The utilisation of a dual DAT inhibitor/5-HT1A agonist such as the alkaloids in Magnolia grandiflora intrigues me a lot.

 

Effective low abuse potential dopaminergics that may increase frontal cortical dopamine and gently modulate the reward system are sorely needed in medicine for treating everything from ADHD, to severe anhedonic depressions, to attenuating as an augmentation strategy, cognitive issues and negative symptoms in psychotic disorders etc.

 

The dual action profile is intriguing as:

 

1) 5-HT1A agonism may reduce potential sensitisation and the development of tolerance to pro-cognitive effects - It is suggested that the sensitisation development to dopamine reuptake inhibitors may be opposed by buspirone co-administration due to the reduction in the sensitivity of 5-HT1A somatodendritic receptors. Attenuation of methylphenidate-induced tolerance on cognition is also seen with the co-administration of a 5-HT1A active compounds

 

2) 5-HT1A agonists are often pro-cognitive and often pro-social, along with being anxiolytic. Can't be overly simplistic, it's rather dependent on how the agonist is acting, pre-synaptically and post-synaptically.There is generally an increase in dopamine release in prefrontal cortex mediated by the direct or indirect activation of the 5-HT1A receptor

 

Add the antitumour, vasorelaxation, antioxidative, antiparasitic and antimicrobial effects of these alkaloids... then there's the healing benefits of the polyphenols if you use leaf material.

 

Coffee has more subjective stimulation and abuse potential, in an unpleasant way. This is nice as a potential antidepressive, clean, pro-cognitive, seemingly low abuse plant medicine. If I had to describe it, I'd call it a "Shen tonic". It's feels like a subtle uplift of spirits, over a nasty push. It's seemingly got a pro-social edge and a certain emotional and transcendent element to it IMO.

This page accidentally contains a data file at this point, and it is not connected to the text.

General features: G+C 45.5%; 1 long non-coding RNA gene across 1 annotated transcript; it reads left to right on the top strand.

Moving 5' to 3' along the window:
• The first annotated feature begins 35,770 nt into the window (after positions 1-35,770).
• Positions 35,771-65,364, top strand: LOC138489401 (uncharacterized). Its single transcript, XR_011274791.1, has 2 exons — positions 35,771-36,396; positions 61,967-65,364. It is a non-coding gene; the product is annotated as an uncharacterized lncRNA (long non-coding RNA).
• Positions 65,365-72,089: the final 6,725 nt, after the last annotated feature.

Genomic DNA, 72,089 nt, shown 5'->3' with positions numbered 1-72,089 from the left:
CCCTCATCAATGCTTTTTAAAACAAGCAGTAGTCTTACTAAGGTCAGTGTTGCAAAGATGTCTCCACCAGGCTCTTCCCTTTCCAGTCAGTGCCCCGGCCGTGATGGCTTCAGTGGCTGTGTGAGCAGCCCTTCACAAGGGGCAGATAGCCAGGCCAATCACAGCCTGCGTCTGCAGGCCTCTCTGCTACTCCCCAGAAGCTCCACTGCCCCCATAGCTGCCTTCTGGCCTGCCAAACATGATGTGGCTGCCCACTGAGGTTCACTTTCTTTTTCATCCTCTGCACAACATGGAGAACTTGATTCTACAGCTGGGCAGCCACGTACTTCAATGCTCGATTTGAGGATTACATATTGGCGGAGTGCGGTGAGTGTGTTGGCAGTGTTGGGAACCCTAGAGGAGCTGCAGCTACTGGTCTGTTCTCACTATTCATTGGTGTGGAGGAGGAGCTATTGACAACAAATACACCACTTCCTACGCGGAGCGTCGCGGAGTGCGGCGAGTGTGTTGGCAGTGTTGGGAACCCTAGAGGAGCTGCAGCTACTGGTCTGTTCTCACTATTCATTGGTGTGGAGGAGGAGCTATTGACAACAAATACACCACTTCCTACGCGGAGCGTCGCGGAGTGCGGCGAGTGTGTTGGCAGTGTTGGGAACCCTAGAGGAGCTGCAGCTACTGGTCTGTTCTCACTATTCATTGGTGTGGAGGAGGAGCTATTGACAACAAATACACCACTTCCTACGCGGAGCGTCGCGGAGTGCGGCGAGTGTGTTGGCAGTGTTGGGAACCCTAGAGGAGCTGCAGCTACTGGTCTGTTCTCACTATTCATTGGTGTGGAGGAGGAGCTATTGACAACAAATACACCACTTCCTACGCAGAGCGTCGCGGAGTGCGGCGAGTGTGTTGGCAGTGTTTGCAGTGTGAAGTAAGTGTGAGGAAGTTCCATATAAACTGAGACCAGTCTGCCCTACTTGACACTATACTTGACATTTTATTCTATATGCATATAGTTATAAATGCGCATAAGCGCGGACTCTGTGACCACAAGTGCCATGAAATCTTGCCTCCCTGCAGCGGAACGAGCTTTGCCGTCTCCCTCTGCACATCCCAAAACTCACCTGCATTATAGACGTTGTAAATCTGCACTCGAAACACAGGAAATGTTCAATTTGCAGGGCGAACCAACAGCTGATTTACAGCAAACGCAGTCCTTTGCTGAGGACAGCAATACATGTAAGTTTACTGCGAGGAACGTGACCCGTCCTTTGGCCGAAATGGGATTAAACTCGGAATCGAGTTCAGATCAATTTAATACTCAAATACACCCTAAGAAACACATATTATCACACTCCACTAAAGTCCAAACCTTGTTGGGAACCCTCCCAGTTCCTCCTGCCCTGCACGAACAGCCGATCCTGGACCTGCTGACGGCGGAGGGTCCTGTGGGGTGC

"(−)-anonaine has good selectivity for 3H-dopamine uptake. The affinity of (−)-anonaine at dopamine D1 3H-SCH 23390 and D2 3H-raclopride binding sites was low [19]. (−)-Anonaine displays dopamine uptake inhibitory properties. 5-HT1A receptor plays an important role in depressive disorders. One study has shown that 1,2-dimethoxy-5,6,6a,7-tetrahydro-4H-dibenzoquinoline-
3,8,9,10-tetraol, (−)-anonaine, liriodenine, and nornuciferine are the main constituents of the aerial parts of Annona cherimola [2]. These main constituents produced antidepression-like effects due to the 5-HT1A receptor agonistic activity of (−)-anonaine and nornuciferine [2]. These results indicate that (−)-anonaine displays dopamine uptake inhibitory and 5-HT1A agonistic activity with anti-depressant activity." [1]

 
Edited by Alchemica

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@10g Magnolia grandiflora leaf twice in a day, mood uplift became quite good. Cognitively and emotionally, even spiritually nice.
 
I've mentioned one dominant alkaloid constituent, (-)-anonaine. As I've said, this has good selectivity as a dopamine reuptake inhibitor and at 5-HT1A with some α1-adrenoceptor antagonist activity. Through both dopamine reuptake inhibition and 5-HT1A agonism (5-HT1A receptor stimulation increases dopamine release in frontal regions of the brain), the net dopaminergic effect is seemingly pleasant. α1-adrenoceptor antagonists may also enhance brain functions. Such antagonists enhanced memory function by activating NMDA receptor-mediated ion currents in the hippocampus
 
Another constituent is remerine/roemerine. These were found to be quite decent antagonists at 5-HT2A and 5-HT2C receptors and α1 receptors. The 5-HT2A/C antagonism occurs with good selectivity over activity at 5-HT2B, α1A, α1B and α1D receptors. This antagonism likely functions to increase cortical dopamine and augments the therapeutic potential of some dopamine reuptake inhibitors.
 
Liriodenine stimulates respiration in animals and has a short lasting hypotensive effect. It was shown to have activity against gram-positive bacteria, acid-fast bacteria, and several fungal organisms with relatively low acute toxicity and relatively potent anti-cancer effects. It was found to be a muscarinic receptor antagonist. In combination with anonaine etc, it displayed anti-depressant effects